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Women in Waiting in the Westward Movement: Life on the Home Frontier

“Th[is] study demonstrates both the assumption that wives were essential partners in sustaining the family and that they could survive without the presence of their husbands...without the [women on] the homefront, the adventurer not only would have failed, but he would have lacked the inspiration for the enterprise.” 

--Western Historical Quarterly

“Without detracting from the very real hardships and dangers endured by westering men, independent scholars Linda Peavy and Ursula Smith relate the experiences of more than 50 women...The loneliness and fears of these all-but-abandoned women speak eloquently over the years.”

--Publishers Weekly

“Wives left behind by westward-traveling husbands in search of gold, land, or merely adventure were often left in socially and economically precarious positions. Peavy and Smith have pored over family documents to 'analyze the immediate and long-term effects...of the separated family in the westward movement...Because of the nature of the sources, the stories are very personal ones that draw the reader into an intimate awareness of life on the homeward side of the frontier movement.”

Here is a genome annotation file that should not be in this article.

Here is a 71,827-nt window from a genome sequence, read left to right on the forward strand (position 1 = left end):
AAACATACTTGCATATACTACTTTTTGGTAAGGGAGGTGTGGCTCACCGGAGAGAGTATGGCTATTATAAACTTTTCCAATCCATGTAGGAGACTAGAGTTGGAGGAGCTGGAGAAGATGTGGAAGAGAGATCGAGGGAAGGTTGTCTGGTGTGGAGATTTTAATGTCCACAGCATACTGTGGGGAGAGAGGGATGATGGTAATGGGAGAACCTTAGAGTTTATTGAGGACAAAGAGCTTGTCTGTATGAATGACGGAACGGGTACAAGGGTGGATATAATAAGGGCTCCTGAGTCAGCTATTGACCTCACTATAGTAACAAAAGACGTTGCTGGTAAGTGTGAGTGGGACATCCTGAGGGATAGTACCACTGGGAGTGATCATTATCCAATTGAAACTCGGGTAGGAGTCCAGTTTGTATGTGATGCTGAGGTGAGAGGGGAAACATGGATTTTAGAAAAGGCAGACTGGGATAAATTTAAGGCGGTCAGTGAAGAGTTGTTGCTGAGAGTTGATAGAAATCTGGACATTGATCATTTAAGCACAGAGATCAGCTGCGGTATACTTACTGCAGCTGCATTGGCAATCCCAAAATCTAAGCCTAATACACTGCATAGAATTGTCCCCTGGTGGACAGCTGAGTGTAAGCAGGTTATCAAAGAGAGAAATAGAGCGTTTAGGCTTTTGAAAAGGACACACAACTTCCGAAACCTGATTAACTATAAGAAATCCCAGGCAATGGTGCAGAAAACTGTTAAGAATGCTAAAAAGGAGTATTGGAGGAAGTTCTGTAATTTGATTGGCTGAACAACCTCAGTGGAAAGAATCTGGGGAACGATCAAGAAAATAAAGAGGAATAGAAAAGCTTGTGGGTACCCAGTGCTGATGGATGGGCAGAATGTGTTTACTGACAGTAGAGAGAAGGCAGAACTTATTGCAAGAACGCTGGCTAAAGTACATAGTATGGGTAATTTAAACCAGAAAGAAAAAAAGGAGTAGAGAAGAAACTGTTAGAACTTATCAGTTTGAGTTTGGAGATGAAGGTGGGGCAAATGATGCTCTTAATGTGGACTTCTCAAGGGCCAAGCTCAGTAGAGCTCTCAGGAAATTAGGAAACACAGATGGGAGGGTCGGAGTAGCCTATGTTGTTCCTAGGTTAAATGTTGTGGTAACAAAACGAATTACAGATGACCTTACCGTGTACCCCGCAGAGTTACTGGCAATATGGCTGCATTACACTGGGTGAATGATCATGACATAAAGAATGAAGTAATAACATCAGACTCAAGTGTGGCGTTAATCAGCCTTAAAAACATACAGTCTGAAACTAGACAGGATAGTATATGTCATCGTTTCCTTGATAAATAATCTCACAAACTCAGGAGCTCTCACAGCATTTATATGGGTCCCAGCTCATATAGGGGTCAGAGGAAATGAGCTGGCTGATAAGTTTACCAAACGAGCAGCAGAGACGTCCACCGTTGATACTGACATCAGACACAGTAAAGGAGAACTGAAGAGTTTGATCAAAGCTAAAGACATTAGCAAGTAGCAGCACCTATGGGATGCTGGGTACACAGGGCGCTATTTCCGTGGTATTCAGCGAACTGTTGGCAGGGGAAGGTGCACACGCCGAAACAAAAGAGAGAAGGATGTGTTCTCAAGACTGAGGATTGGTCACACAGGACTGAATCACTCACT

“Peavy and Smith, two independent scholars, have followed the fortunes of more than 50...women [in waiting], sometimes focusing on the excruciatingly slow correspondence between the wives and their husbands. Their research reaises questions about the heroic image of these westering men and admits the women and children, themselves living on the 'home frontier,' into the pantheon.”

--USA Today



Descriptive blurb:

During the last half of the nineteenth century, thousands of men went west in search of gold, land, or adventure, leaving their wives to handle family, farm, and business affairs on their own. The experiences of these westering men have long been a part of the lore of the American frontier, but the stories of the wives they left behind have rarely been told. Ten years of research into public and private documents has enabled Peavy and Smith to tell their forgotten stories. Based on the experiences of more than fifty women, Women in Waiting in the Westward Movement offers a rare glimpse into life on the home frontier.